If there’s one thing I hate, it’s going to the mall. The only kinds of shopping I like are grocery shopping and comic book shopping. However, once or twice a year I end up near Orlando’s upscale Mall at Millenia, rarely for anything I need. At least there’s a very welcoming and well-stocked Coliseum of Comics location near that mall, along with one of my favorite Thai restaurants anywhere, ever: Naradeva Thai (http://naradevathai.com/).
In the middle of a sprawling retail district, in the shadow of a Super Target, Naradeva feels like an oasis. It’s definitely one of the best restaurants in that part of Orlando, but because it’s tucked into a little strip of shops (a musical instrument store, a GameStop, a Subway, and the aforementioned Coliseum of Comics), it is easy to miss. But once you get inside, you will see what I mean about the sense of calm, relaxation, and beauty that will wash over you. It’s one of the prettiest dining spaces anywhere in the city, on top of serving top-notch Thai food. It is a sanctuary.
Going there recently with my wife, we both bemoaned the fact that Naradeva is across town from us, or otherwise we would be regulars for sure. Even in the blistering August heat and sweltering humidity, it feels cooler inside, with the calming sounds of a little waterfall soothing us after weaving through the unknowable weekend traffic on I-4.
We both started our lunch with sweet, rich, creamy Thai iced coffees (one of the few kinds of coffee I like):
After stirring it up (little darlin’):
Back when I reviewed the wonderful Mee Thai last fall, I mentioned that I don’t eat enough Thai food and would like to try more dishes and even experiment with upping the heat levels. Sadly, I haven’t done that enough. On a rare trip to Naradeva, I defaulted to my favorite Thai dish: pad kee mao, also known as drunken noodles. I feel like I need to try every Thai restaurant’s version of this, since everyone makes it a little different, and even a mediocre version is still going to be good. Naradeva’s pad kee mao was above and beyond. It was exactly what I wanted and needed, with nice chewy rice noodles, ground pork, crispy bell peppers and green beans, scallions, Thai basil, and bamboo shoot strips all stir-fried together. I used to be skeptical about bamboo shoots, but they’re great — chewy and inoffensive. One reason I love pad kee mao is the slight sweetness that cuts through the spice, probably from the basil leaves. I wish the noodles they used were thicker and wider, but those super-thick and wide noodles are pretty hard to find around here. I tried the “hot” version for the first time, up from my usual medium heat.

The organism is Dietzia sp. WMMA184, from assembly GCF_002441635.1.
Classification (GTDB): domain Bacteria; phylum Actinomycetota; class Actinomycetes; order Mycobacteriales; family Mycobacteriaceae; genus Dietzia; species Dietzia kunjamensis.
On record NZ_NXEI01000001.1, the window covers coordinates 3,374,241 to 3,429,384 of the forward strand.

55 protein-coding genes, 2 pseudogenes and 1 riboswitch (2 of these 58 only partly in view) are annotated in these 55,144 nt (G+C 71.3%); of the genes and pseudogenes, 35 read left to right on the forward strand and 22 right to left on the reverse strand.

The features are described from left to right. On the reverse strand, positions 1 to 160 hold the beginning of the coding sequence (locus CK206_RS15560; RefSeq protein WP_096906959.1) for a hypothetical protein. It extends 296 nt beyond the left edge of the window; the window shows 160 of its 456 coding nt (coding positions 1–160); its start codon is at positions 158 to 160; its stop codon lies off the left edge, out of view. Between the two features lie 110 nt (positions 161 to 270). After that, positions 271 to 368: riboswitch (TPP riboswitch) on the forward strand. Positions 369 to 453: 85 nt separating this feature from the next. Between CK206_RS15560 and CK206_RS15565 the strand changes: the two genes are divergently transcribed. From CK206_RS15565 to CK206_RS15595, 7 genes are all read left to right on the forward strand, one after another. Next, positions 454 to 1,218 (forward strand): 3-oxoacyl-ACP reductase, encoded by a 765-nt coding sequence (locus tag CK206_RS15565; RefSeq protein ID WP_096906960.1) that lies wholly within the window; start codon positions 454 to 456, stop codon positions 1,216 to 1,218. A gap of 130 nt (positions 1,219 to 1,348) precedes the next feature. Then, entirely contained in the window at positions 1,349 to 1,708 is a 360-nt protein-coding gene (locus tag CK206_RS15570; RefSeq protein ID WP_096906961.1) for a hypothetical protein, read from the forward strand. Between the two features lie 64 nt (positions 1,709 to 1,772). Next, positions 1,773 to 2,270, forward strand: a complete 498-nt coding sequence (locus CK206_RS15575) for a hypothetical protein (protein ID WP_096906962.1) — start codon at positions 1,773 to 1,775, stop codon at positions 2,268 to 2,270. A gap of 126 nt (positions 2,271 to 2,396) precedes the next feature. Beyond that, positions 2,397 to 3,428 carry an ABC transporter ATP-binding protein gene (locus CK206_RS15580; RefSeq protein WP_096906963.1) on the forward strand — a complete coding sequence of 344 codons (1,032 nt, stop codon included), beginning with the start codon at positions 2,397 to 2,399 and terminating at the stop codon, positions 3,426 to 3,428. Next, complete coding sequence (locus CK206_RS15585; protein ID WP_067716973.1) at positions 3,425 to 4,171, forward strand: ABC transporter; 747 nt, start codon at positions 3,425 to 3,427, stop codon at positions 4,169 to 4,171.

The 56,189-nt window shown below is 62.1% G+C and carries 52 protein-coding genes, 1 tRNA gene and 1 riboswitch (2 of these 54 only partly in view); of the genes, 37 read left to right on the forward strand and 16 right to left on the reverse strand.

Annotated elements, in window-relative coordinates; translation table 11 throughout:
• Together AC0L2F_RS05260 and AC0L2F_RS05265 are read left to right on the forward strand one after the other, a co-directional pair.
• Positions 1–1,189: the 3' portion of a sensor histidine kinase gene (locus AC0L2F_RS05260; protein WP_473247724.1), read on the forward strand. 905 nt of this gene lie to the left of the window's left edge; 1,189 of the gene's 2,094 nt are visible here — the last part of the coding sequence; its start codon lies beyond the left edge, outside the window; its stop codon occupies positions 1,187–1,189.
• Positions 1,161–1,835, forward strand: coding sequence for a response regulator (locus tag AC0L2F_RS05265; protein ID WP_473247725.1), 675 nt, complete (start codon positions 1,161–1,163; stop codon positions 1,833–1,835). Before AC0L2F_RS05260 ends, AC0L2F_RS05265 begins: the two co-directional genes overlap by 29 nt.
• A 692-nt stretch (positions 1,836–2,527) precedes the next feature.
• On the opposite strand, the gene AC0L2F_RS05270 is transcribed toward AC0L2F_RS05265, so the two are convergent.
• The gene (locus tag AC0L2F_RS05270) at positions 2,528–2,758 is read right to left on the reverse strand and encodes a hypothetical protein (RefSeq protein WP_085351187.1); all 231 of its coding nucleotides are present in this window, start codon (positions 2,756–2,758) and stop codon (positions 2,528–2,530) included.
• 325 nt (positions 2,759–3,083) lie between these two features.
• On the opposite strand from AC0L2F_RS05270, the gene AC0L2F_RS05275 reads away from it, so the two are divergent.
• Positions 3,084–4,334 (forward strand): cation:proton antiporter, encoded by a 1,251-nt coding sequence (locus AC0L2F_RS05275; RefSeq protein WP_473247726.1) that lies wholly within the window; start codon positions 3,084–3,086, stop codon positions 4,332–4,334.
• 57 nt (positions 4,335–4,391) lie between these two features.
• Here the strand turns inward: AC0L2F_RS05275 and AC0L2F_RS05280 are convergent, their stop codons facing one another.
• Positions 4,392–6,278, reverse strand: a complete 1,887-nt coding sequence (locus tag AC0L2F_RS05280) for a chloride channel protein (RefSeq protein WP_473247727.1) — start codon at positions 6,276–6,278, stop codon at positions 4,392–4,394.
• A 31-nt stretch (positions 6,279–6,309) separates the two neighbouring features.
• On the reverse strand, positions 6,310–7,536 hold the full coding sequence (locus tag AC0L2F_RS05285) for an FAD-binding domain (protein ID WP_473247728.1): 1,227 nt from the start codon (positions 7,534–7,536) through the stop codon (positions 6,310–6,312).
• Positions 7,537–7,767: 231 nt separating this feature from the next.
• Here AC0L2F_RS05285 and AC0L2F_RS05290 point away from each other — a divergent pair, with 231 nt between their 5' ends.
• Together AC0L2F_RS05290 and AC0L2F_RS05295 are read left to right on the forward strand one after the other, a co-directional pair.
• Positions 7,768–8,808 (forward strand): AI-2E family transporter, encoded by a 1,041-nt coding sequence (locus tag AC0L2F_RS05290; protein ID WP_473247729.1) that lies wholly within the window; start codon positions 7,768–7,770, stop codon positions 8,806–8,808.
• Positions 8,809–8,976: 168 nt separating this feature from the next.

This is Naradeva’s Thai red barbecue pork fried rice, which we ordered to split because we both love it so much. It’s definitely my favorite fried rice dish anywhere. The char siu-style pork is juicy, sweet, and tender. It pretty much melts in your mouth. They add eggs and scallions, plus the cilantro garnish on top, keeping it pretty simple but never boring or bland. It’s amazing, and as long as you eat pork, I would strongly recommend any visitors to Naradeva try this dish.
And my wife, who always has impeccable taste, selected the boneless duck in sweet and sour sauce, which was as gorgeous to look at as it was delectable to eat. Naradeva serves their duck in a very light batter that comes out crispy from deep-frying, but never too crunchy or heavy with batter, and never dripping with grease. You can choose from three sauces: tangy sweet and sour, pad kaprow Thai basil sauce (that probably would have been similar to the sauce on my pad kee mao), or red curry sauce. But I know she doesn’t like curry or anything spicy, so she chose wisely and regretted nothing. The sweet and sour sauce includes onions (which I dutifully picked out for her, like a good husband), tomatoes, bell peppers, cucumber and pineapple chunks.
I can’t get over this plating!
The duck comes with white jasmine rice, which neither of us paid much attention to, not with that perfect fried rice there between us. But I took it home and made it into my own (not nearly as good) fried rice a day or two later.
On past visits to Naradeva, we have treated ourselves to puffy fried Thai doughnuts served with coconut custard dip, but we had more errands to run and were pretty full after this particular meal. We will definitely return, though. I’m sure our blood pressure and stress levels drop every time we visit that gorgeous restaurant, as we transport ourselves to a serene jungle oasis. It’s even worth braving the bougie mall if I can stop at Naradeva on the way in or out. And after that luxurious lunch, I found a comic I had been looking for forever at the shop a few doors down, and I even had a coupon for a $5 discount. As my man Cube once said, “I gotta say it was a good day.”